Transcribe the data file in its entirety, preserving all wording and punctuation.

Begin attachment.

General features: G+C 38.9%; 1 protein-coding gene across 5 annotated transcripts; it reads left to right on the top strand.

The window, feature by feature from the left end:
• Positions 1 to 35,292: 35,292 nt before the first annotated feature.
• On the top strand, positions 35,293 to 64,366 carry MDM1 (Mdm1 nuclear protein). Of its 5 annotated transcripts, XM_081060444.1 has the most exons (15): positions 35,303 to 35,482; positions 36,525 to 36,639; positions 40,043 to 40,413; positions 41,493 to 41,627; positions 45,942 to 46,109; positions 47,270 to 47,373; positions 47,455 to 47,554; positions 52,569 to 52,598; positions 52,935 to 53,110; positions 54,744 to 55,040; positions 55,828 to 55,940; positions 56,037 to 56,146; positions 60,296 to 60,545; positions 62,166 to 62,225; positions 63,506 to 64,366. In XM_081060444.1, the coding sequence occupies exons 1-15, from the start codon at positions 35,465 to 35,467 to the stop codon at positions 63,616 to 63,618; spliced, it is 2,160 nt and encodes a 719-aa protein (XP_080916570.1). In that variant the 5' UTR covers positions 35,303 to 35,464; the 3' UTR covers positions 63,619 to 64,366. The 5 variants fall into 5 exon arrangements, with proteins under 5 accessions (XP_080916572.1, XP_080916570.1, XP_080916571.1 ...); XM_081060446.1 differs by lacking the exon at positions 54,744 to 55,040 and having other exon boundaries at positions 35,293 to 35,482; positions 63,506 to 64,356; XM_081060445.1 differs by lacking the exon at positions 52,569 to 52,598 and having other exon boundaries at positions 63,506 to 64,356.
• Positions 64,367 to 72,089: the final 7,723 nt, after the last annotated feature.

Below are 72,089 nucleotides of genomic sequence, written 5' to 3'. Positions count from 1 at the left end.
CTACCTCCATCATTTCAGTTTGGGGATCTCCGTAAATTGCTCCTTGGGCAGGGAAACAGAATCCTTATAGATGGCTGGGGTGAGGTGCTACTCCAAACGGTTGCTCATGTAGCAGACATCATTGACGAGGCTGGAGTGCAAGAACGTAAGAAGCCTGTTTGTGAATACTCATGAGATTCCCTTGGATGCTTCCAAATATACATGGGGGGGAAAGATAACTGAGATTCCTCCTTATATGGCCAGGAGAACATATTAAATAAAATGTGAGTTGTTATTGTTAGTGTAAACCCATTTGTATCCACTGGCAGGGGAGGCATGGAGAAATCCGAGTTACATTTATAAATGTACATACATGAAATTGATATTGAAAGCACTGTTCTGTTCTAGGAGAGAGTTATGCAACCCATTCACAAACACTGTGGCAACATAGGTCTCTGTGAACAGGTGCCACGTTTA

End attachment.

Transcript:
General features: G+C 38.9%; 1 protein-coding gene across 5 annotated transcripts; it reads left to right on the top strand.

The window, feature by feature from the left end:
• Positions 1 to 35,292: 35,292 nt before the first annotated feature.
• On the top strand, positions 35,293 to 64,366 carry MDM1 (Mdm1 nuclear protein). Of its 5 annotated transcripts, XM_081060444.1 has the most exons (15): positions 35,303 to 35,482; positions 36,525 to 36,639; positions 40,043 to 40,413; positions 41,493 to 41,627; positions 45,942 to 46,109; positions 47,270 to 47,373; positions 47,455 to 47,554; positions 52,569 to 52,598; positions 52,935 to 53,110; positions 54,744 to 55,040; positions 55,828 to 55,940; positions 56,037 to 56,146; positions 60,296 to 60,545; positions 62,166 to 62,225; positions 63,506 to 64,366. In XM_081060444.1, the coding sequence occupies exons 1-15, from the start codon at positions 35,465 to 35,467 to the stop codon at positions 63,616 to 63,618; spliced, it is 2,160 nt and encodes a 719-aa protein (XP_080916570.1). In that variant the 5' UTR covers positions 35,303 to 35,464; the 3' UTR covers positions 63,619 to 64,366. The 5 variants fall into 5 exon arrangements, with proteins under 5 accessions (XP_080916572.1, XP_080916570.1, XP_080916571.1 ...); XM_081060446.1 differs by lacking the exon at positions 54,744 to 55,040 and having other exon boundaries at positions 35,293 to 35,482; positions 63,506 to 64,356; XM_081060445.1 differs by lacking the exon at positions 52,569 to 52,598 and having other exon boundaries at positions 63,506 to 64,356.
• Positions 64,367 to 72,089: the final 7,723 nt, after the last annotated feature.

Below are 72,089 nucleotides of genomic sequence, written 5' to 3'. Positions count from 1 at the left end.
CTACCTCCATCATTTCAGTTTGGGGATCTCCGTAAATTGCTCCTTGGGCAGGGAAACAGAATCCTTATAGATGGCTGGGGTGAGGTGCTACTCCAAACGGTTGCTCATGTAGCAGACATCATTGACGAGGCTGGAGTGCAAGAACGTAAGAAGCCTGTTTGTGAATACTCATGAGATTCCCTTGGATGCTTCCAAATATACATGGGGGGGAAAGATAACTGAGATTCCTCCTTATATGGCCAGGAGAACATATTAAATAAAATGTGAGTTGTTATTGTTAGTGTAAACCCATTTGTATCCACTGGCAGGGGAGGCATGGAGAAATCCGAGTTACATTTATAAATGTACATACATGAAATTGATATTGAAAGCACTGTTCTGTTCTAGGAGAGAGTTATGCAACCCATTCACAAACACTGTGGCAACATAGGTCTCTGTGAACAGGTGCCACGTTTA